Democratic presidential candidate U.S. Sen. Kamala Harris (D-CA) speaks during the Presidential Gun Sense Forum at the Iowa Event Center on August 10, 2019 in Des Moines, Iowa.
PHOTO: Justin Sullivan/Getty Images
Democratic presidential candidate U.S. Sen. Kamala Harris (D-CA) speaks during the Presidential Gun Sense Forum at the Iowa Event Center on August 10, 2019 in Des Moines, Iowa.

Watch CNN’s live town hall on the climate crisis featuring 10 Democratic presidential candidates tonight beginning at 5 p.m. ET.

(CNN) —  

Sen. Kamala Harris is leaning in on her record as a California prosecutor who sought to punish polluters in her new $10 trillion climate plan, which aims for a carbon-neutral US economy by 2045.

The proposal, released to CNN ahead of the network’s climate town hall Wednesday night, centers on widely shared Democratic beliefs of investing in zero-emission transportation and carbon-neutral electricity. Like other candidates, Harris pledges to reverse the Trump administration’s rollbacks of federal environmental rules. But the California Democrat also leans on her record of punishing polluters as the state’s attorney general and San Francisco’s district attorney.

In a statement released with her plan, Harris says her presidential climate proposal is “about putting people first, justice for communities that have been harmed and accountability for those responsible. It provides the pathway to engage all Americans to tackle the climate crisis, build a clean economy that creates millions of family-sustaining jobs, and guarantee every person’s right to breathe clean air and drink clean water.”

The proposal includes ways to raise revenue, such as creating a pollution fee and eliminating fossil fuel subsidies, but the campaign did not further specify how it would be paid for.

The plan builds on a number of Harris’ proposed Senate bills.

To reach the overall carbon-neutral goal by 2045, Harris would invest $10 trillion in public and private spending over 10 years to create millions of jobs and reduce greenhouse gas emissions in electricity and ground transportation. Her plan pledges to create “progressive year-on-year benchmarks that target individual sectors,” such as energy, infrastructure and industry.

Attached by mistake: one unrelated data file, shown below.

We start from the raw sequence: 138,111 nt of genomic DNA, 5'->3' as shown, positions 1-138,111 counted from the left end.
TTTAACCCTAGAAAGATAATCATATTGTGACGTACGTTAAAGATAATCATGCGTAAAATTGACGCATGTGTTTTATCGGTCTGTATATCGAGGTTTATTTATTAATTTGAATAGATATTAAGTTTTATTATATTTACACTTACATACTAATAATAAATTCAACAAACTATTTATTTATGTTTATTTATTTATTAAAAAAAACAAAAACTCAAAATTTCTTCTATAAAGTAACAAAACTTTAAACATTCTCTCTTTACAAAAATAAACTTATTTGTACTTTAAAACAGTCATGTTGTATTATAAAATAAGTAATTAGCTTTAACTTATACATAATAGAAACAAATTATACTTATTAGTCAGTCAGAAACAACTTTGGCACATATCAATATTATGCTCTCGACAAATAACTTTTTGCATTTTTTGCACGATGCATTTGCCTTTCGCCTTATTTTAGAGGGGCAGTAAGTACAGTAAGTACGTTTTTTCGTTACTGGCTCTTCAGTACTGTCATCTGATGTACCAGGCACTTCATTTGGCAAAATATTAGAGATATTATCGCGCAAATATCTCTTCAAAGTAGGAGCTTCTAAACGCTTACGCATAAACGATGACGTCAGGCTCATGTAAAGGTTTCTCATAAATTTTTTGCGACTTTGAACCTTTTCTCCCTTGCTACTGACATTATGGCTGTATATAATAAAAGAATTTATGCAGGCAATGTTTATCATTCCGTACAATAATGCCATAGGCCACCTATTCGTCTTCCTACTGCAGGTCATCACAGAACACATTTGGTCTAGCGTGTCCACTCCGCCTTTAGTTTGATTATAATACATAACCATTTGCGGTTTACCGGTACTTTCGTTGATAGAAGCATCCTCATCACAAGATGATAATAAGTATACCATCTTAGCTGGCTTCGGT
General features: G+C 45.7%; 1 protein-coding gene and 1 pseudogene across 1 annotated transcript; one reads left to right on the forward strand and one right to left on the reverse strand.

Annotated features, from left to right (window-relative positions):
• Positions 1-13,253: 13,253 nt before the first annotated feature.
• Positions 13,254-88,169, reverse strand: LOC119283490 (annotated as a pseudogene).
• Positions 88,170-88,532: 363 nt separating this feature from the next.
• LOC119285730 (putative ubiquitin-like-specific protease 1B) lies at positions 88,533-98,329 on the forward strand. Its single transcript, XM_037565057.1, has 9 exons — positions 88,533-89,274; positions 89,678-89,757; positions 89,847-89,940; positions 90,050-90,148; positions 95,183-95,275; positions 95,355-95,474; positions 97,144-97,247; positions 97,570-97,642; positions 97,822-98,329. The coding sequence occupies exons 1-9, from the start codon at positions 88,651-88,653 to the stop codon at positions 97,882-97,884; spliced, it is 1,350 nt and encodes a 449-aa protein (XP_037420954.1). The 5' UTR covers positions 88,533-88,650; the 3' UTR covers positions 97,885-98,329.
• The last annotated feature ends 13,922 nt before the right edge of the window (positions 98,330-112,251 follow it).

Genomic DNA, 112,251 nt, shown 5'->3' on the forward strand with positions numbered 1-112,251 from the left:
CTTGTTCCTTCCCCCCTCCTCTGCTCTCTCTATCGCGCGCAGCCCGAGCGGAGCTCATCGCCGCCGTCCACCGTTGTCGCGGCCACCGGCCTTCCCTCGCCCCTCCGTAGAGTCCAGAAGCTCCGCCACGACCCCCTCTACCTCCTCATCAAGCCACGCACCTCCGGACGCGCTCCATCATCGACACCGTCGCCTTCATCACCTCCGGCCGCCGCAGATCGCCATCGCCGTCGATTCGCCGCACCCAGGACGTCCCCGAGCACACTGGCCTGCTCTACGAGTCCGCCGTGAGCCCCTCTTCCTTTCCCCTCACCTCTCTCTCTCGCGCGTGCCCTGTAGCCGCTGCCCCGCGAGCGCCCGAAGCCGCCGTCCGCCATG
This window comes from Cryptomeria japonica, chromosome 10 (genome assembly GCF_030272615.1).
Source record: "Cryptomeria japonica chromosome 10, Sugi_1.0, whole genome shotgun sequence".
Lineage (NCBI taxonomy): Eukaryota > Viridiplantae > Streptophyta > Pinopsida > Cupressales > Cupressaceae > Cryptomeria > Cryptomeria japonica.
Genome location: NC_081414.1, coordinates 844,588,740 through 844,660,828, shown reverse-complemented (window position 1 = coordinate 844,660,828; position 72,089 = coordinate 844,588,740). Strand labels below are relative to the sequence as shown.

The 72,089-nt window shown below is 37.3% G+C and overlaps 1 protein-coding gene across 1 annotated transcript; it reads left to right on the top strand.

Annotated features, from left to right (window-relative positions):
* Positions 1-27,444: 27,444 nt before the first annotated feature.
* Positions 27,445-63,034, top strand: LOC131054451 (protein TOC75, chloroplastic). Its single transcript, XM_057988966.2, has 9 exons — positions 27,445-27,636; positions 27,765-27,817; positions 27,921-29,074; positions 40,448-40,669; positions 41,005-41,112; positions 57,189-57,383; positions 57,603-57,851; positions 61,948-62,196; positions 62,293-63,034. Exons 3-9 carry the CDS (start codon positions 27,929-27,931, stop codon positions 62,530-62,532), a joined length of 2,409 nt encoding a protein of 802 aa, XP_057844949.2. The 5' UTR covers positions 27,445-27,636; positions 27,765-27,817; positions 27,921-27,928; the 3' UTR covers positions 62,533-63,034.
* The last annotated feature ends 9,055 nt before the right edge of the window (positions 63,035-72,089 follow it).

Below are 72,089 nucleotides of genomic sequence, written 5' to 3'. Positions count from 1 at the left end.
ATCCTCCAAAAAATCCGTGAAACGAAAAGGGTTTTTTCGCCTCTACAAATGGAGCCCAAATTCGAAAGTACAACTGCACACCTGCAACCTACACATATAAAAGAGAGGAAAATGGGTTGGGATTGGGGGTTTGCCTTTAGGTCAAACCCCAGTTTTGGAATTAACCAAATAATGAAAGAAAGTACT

The major benchmark year highlighted in the plan is 2030, to reach the goal of 100% carbon-neutral electricity. Harris would reinstate federal emission rules for vehicles, leading to 50% of new passenger vehicles sold being zero-emission by 2030 and 100% of cars zero-emission by 2035. Low- and middle-income families would be boosted by an expansion of the electric vehicle tax credit and by improving a “cash for clunkers” program that incentivizes replacing gas-fueled cars with zero-emission vehicles.

Rural, farming and ranching communities would see the deployment of clean energy technology and the help of the US Department of Agriculture to “fully implement science-based agricultural conservation practices by 2040,” a part of the plan Harris calls “climate-smart agriculture.”

Her proposal also allocates up to $8,000 each for unemployed, dislocated or underemployed workers for skills and education training to create jobs in the green economy.

As California’s attorney general, Harris jointly prosecuted Plains All American Pipeline with the Santa Barbara County district attorney, which resulted in a grand jury indictment on 46 criminal charges related to the largest oil spill in Southern California in decades.

She also helped secure for California an $85 million settlement with Volkswagen for cheating on emissions tests for its diesel vehicles. If Harris is elected, her plan promises to follow that same prosecutorial path, increasing penalties for companies that violate federal pollution laws and restoring the “polluter pays” model for funding the Superfund program.

On pursuing polluters, Harris pledges she will end federal subsidies for the fossil fuel industry, including eliminating tax preferences and opposing new fossil fuel infrastructure projects. Harris says she will leverage both executive action and Congress to end that federal support.

Harris also leans into the Climate Equity Act, legislation that she and Rep. Alexandria Ocasio-Cortez, a New York Dermocrat, announced in Congress earlier this summer. The draft proposal focusesf on “frontline communities,” those that have experienced systemic socioeconomic disparities.

Like with her gun-safety proposal, Harris promises she would use her executive authority as president to swiftly implement principles in her Climate Equity Act, such as instituting an independent Office of Climate and Environmental Justice Accountability to represent the views of these front-line communities.

Harris also pledges to pursue her Water Justice Act, a $250 billion plan addressing the drinking water crisis in rural communities.

On the international scale, Harris, like many of her fellow 2020 hopefuls, says her administration would immediately rejoin the Paris climate accord.

“The entire world is looking for climate solutions,” Harris says in the final paragraph of her 24-page proposal. “Americans can and must lead.”